How far these go is anybody’s guess. According to a Mumbai-based senior HR executive, new norms for the safety of female employees pose a real challenge to human resource teams. “On the one hand, you are trying to draft policy befitting an equal opportunity work environment and on the other, you have to introduce norms that will mean special factors for female employees. It is a tough balancing act.”
This, however, doesn’t entirely explain the declining numbers of women employees, even in the service sector. “The issue is that Indian women stop working after turning 26 or so, around the age of child rearing. And there’s no avenue for their return in place,” says Sabharwal.
For now, women in the NCR have responded with abundant caution. S. Sahai, an employee of data analysis, research and advisory firm CEB India, says the December incident was a reality check. “I feel a kind of anger I never felt before,” she says of the crime. Though already accustomed to call home while leaving work, she now does so under more urgent instructions from her family. Going home alone at night even with a driver and guard is little reassurance. She considered options other than Delhi, but decided, “My work is here; why should I leave?”
Thank you to all those who have taken the trouble to read the article and share their thoughts. Out of the arguments made here, there are two that perhaps need answering. So here they go.
1. The first part of the article compares outcomes (relative percentages of population of the religions concerned) irrespective of the process that led to those outcomes - whether immigration, relatively faster population growth or conversions. This was for two reasons. One, to put the figure of 2.3 per cent in "numerical perspective", as the article itself explained. The second reason was that outcomes are ultimately what the crux of debate is about. The rest of the article in any case dealt with process - or conversions in this case, from both a contemporary and historical perspective.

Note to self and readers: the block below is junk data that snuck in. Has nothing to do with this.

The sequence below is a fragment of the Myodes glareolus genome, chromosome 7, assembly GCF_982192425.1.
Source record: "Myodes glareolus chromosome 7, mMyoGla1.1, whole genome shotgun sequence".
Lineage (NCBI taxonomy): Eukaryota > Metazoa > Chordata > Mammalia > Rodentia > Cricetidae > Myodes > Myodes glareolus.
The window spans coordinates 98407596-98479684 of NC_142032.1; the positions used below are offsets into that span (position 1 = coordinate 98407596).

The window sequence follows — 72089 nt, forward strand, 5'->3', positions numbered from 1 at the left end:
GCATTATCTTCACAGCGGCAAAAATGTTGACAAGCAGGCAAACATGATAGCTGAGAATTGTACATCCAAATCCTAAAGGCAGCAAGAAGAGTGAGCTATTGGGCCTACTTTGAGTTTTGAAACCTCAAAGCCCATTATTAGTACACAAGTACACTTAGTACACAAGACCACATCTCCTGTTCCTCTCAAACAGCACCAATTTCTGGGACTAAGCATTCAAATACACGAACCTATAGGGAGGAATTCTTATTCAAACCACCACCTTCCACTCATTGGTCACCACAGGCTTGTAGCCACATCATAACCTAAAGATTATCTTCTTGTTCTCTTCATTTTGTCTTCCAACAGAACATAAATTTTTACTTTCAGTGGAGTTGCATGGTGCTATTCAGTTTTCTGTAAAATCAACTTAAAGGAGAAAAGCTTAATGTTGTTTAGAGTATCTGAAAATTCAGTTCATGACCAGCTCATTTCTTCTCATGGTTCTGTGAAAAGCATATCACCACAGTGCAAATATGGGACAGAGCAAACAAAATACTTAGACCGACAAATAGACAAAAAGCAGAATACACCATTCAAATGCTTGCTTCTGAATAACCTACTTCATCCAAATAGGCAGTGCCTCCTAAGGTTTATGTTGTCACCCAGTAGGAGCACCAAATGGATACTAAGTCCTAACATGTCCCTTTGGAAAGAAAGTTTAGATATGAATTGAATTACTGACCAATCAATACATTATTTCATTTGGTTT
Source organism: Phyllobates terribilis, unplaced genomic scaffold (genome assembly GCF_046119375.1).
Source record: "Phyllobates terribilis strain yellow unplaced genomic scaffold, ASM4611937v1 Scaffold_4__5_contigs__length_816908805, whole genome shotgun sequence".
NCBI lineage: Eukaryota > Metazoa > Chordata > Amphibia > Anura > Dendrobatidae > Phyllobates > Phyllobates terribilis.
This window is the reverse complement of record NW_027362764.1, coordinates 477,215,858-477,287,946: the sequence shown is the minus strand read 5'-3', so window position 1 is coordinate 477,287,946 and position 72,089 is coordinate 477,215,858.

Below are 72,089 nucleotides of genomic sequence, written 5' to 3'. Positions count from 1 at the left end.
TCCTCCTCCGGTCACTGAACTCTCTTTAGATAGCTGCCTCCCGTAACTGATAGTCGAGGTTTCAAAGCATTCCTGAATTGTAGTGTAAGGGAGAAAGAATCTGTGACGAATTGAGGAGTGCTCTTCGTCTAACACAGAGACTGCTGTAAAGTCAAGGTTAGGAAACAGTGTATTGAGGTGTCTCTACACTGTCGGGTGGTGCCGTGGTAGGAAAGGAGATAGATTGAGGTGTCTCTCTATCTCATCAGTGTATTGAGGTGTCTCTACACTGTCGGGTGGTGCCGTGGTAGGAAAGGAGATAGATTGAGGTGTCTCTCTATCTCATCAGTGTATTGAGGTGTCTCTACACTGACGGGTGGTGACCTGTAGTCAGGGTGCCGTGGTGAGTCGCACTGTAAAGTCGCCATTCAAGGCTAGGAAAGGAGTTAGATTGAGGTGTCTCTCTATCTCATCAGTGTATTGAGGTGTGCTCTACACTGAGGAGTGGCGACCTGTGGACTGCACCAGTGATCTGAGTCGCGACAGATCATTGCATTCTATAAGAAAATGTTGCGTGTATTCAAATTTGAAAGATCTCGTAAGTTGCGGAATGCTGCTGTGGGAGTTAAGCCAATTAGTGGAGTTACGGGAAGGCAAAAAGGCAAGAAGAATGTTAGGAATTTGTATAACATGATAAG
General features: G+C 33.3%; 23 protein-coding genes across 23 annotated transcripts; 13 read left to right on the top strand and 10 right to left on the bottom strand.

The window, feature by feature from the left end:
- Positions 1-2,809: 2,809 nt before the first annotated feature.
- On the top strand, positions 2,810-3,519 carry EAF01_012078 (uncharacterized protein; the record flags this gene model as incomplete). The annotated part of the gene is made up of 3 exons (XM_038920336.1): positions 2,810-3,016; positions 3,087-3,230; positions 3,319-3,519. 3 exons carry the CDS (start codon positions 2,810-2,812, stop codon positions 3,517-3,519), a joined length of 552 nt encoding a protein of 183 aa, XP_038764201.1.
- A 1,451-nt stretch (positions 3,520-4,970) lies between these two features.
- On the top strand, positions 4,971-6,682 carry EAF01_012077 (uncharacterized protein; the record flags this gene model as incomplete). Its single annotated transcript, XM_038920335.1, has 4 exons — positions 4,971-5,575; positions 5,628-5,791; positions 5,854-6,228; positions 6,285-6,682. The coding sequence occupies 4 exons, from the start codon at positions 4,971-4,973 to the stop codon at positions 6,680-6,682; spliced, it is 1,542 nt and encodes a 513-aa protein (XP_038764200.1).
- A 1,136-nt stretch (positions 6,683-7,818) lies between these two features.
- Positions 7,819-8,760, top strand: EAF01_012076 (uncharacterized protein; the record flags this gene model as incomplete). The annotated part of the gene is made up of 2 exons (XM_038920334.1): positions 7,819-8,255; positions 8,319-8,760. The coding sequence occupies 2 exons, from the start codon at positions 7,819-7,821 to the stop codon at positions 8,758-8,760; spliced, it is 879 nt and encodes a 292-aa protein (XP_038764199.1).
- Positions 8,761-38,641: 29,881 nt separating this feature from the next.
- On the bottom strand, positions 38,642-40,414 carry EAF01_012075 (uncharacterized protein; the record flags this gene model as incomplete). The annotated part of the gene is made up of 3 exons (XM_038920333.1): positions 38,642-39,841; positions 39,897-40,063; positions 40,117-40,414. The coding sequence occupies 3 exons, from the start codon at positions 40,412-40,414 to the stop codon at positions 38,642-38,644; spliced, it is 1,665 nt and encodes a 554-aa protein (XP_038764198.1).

2. Some commenters have tried to cast doubts on the reliability of Census 2001. Those who do this should bear in mind that Census 2001 was conducted by a BJP government. Considering the extreme importance that BJP gives to this issue, it would be reasonable to expect that IF it had perceived a problem with the methodology that was distorting the numbers, it would have fixed it. As the article mentioned, BJP or BJP-supported governments have been in power for 10 of the last 40 years, or about a quarter of the time, and the only reasonable conclusion one can arrive at is that any misreporting of numbers, real or perceived, would be marginal and hence, not of importance.
To all other arguments made, my answer is the following: Please read the article again, with particular focus on the quotations of Vivekananda and Monier Williams, and the history of the missionary efforts in Bengal and their outcome.
Please consider my opinion, if at all, lightly. The reason why men marry in India, is to support and provide for their wives and children. When they see women in similar positions, or superior, they see rivals, or superiors. They might feel, that their families are more important. If unmarried, they might feel, it is not imperative to marry ladies, who are independent. It might occur to them, women don't need to be married. This is just what the general reality is, perhaps very obliquely. You don't need sex because you are married, this is what some might feel. And, you don't need a sexologist, to feel uninhibited. I mean, people feel that it is o. k. to talk in any way to a lady, because she is equal or holds a position relatively junior at work, is what it seems. Even in physical intimacy, as any sexologist will vouch for, one needs to respect the partner, when intimate. I mean, it is o. k. not to feel anything about yourself, when alone, and it is pretty degrading to not feel regard and respect, when even putting your arms around a lady. And, I suspect, people are physically intimate otherwise, and feel nothing at all. Men are finding, there is no reason why they need LED displays, and 'consumer durables', and they are buying them anyway. I mean, were people who divorce, needing marriage, and in what way? It is pretty clear to me, that if a man respects a woman, he doesn't want sex particularly. I forgot to express, the words, 'regards and', before respects.